Krabi Coal Opponents Allege Gov’t Astroturfing

More than 600 people gather in Krabi province Monday to protest a government-backed plan for construction of a coal-fired power plant.

KRABI — A document alleged to show Prime Minister Prayuth Chan-ocha urging officials to drum up support for a coal plant circulated Tuesday night, hours after he threatened opponents with arrest if they came out to protest.

Activist group Save Andaman from Coal, which has campaigned against construction of the power plant, posted on Tuesday a local order to carry out the prime minister’s wish to gather “20 people from each village” to support the project. Earlier in the day, Prayuth had threatened activists opposed to the project with prosecution if they came to Bangkok to protest as planned.

The group had planned a Friday protest at the Government House to coincide with a government ruling on whether to continue construction of the coal-fired plant, a project suspended since November.

The Krabi plant and another in Songkhla province were announced in 2015 to boost the “energy security” in the face of growing consumption. Opponents say it will irreversibly harm the environment. Protesters staged a two-week hunger strike in 2015 in front of the Government House.

Prayuth on Tuesday said the government would decide whether to continue the project, but made clear that something would need to be done.

“What will we do when there is not enough supply for electricity in the south, if it cannot be built?” he said.

Responding to the activists’ call to protest, he said Tuesday that doing so would violate a junta order and therefore be illegal.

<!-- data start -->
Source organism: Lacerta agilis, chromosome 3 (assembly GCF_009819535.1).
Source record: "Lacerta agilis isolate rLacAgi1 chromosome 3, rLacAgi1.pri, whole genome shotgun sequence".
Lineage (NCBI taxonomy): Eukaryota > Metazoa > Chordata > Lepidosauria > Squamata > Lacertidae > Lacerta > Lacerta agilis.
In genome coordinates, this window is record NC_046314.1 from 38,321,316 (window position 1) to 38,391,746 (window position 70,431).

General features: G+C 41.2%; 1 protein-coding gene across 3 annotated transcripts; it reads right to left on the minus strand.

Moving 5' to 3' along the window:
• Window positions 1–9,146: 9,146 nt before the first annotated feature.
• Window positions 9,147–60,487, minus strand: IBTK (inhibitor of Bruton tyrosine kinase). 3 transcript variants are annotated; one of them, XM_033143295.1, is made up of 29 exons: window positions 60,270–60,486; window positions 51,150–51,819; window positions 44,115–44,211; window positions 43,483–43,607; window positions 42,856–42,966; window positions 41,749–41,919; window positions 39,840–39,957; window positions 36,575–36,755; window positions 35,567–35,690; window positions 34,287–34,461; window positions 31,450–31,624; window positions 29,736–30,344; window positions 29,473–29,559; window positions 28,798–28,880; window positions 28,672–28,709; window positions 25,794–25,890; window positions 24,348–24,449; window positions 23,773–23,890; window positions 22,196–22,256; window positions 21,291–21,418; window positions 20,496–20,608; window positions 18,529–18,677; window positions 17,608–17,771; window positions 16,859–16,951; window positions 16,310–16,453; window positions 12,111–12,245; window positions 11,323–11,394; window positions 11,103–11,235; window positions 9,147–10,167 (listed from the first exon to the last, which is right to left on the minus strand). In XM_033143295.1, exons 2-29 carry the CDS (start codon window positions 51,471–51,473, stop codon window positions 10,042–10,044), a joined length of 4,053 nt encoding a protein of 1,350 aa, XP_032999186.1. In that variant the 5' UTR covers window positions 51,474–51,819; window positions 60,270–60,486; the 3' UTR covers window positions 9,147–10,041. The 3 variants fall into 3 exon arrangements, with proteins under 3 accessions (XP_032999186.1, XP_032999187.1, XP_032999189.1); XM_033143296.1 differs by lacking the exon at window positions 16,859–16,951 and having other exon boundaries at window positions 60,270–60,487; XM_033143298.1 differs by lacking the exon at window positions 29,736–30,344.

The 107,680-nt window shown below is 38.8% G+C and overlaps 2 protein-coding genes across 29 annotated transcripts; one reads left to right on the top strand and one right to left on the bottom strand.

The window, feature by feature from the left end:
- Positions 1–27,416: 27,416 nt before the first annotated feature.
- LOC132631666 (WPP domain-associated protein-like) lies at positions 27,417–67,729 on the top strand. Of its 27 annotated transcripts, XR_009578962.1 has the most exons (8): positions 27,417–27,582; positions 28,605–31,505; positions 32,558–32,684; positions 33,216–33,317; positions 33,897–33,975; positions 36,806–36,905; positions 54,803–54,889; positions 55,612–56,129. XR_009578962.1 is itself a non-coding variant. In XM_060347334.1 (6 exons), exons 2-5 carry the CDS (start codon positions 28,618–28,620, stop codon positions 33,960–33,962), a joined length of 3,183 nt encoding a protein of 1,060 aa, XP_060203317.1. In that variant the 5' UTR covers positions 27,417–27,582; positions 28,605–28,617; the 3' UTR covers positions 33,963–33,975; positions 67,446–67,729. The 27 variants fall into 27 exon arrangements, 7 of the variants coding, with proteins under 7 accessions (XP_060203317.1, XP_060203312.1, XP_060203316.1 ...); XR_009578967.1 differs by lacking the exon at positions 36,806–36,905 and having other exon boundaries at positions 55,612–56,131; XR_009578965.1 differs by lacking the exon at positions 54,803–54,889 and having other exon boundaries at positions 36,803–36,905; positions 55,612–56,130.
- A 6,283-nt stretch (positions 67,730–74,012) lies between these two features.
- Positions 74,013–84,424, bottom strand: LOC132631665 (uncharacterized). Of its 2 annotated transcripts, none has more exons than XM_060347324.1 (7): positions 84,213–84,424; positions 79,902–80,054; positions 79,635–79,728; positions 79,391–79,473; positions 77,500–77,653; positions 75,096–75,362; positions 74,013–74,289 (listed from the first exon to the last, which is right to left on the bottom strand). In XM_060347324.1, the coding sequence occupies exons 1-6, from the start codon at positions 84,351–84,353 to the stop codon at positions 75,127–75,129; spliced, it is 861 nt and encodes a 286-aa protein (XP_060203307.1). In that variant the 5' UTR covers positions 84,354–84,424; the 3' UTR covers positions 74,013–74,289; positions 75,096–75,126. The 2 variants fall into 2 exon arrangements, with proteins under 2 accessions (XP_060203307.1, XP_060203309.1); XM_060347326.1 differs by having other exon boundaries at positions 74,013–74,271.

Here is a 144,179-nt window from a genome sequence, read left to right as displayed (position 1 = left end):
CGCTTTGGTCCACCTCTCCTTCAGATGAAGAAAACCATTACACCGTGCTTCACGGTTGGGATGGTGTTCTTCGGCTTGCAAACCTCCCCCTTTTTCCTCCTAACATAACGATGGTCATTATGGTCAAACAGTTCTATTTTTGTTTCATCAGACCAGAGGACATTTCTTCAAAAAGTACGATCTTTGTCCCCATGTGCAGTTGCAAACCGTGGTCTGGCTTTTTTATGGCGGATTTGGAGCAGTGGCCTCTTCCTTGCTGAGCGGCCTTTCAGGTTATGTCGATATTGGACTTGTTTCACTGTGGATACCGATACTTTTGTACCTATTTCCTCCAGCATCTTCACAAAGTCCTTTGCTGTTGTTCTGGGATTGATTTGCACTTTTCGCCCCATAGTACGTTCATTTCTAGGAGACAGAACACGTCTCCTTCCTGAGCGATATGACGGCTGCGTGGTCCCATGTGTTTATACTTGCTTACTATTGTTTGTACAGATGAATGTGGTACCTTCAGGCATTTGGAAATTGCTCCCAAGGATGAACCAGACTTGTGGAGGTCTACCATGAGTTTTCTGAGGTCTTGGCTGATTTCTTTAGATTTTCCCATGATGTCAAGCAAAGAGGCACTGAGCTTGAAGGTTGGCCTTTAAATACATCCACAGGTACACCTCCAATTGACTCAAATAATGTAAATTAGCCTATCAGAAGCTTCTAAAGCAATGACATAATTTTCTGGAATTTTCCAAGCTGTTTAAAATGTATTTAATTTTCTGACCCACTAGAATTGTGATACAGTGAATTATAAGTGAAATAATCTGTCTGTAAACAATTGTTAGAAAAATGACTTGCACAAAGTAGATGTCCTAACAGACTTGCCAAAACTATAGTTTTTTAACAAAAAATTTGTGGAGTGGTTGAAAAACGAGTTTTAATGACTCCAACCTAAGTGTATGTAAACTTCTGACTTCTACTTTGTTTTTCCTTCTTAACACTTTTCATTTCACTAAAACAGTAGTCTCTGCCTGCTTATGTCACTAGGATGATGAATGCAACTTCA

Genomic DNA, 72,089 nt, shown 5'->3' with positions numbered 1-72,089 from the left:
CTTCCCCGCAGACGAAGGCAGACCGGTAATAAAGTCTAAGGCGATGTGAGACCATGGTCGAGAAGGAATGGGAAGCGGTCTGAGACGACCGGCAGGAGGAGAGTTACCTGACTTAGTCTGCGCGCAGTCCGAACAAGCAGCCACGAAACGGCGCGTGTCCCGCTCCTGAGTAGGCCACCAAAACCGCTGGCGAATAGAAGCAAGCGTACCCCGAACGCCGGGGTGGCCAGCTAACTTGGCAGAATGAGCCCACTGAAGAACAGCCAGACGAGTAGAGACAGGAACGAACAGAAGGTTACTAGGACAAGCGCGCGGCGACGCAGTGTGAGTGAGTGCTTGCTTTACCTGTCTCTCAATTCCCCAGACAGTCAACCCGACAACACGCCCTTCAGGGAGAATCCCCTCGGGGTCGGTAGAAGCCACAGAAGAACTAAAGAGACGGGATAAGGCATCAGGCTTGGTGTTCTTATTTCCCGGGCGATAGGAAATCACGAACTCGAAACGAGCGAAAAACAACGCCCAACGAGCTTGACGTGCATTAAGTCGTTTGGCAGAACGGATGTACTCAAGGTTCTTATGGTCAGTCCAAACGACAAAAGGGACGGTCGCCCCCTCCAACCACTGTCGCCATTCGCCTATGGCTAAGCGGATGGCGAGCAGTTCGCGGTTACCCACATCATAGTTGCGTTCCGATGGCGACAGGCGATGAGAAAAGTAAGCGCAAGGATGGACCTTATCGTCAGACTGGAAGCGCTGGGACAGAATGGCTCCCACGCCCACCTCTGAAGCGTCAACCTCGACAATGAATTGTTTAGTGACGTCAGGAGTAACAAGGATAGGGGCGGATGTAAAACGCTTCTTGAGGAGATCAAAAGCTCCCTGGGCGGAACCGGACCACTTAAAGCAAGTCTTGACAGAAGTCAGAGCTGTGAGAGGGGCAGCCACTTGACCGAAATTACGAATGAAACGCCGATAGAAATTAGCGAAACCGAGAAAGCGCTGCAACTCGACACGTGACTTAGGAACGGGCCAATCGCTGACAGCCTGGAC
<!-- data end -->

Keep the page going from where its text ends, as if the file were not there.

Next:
“I urge them not to enter Bangkok,” he said. “Otherwise it will be illegal, and they will be prosecuted. As everyone knows, we prohibit this kind of movement.”

A few days earlier, on Thursday, a large group had gathered at Krabi’s Nuea Khlong District Office to submit a letter to the prime minister calling for construction of the plant to help meet energy demands and develop the local economy.

At least 1,500 people assemble in front of Krabi’s Nuea Khlong District Office Thursday to submit a letter supporting construction of the plant.
At least 1,500 people assemble in front of Krabi’s Nuea Khlong District Office Thursday to submit a letter supporting construction of the plant.

Activists fired back later Tuesday, after Prayuth’s warning, by posting a document signed by the acting chief of neighboring Khlong Thom district. In it, the chief wrote that he was carrying out an order from the prime minister to find supporters for the project.

“To efficiently respond to the prime minister’s order, the district chief then asks you to lead 20 people from each village to support the power plant construction in Krabi province,” it said, calling on supporters to gather Feb. 16 at Krabi City Hall.

Calls to the district chief went unanswered Wednesday.

Deputy Prime Minister Prawit Wongsuwan on Wednesday dismissed the document as a fabrication and said it was impossible for the government to force people to support the project.

At least 1,500 people assemble in front of Krabi’s Nuea Khlong District Office Thursday to submit a letter supporting construction of the plant.
At least 1,500 people assemble in front of Krabi’s Nuea Khlong District Office Thursday to submit a letter supporting construction of the plant.
More than 600 people gather in Krabi province Monday to protest a government-backed plan for construction of a coal-fired power plant.
More than 600 people gather in Krabi province Monday to protest a government-backed plan for construction of a coal-fired power plant.

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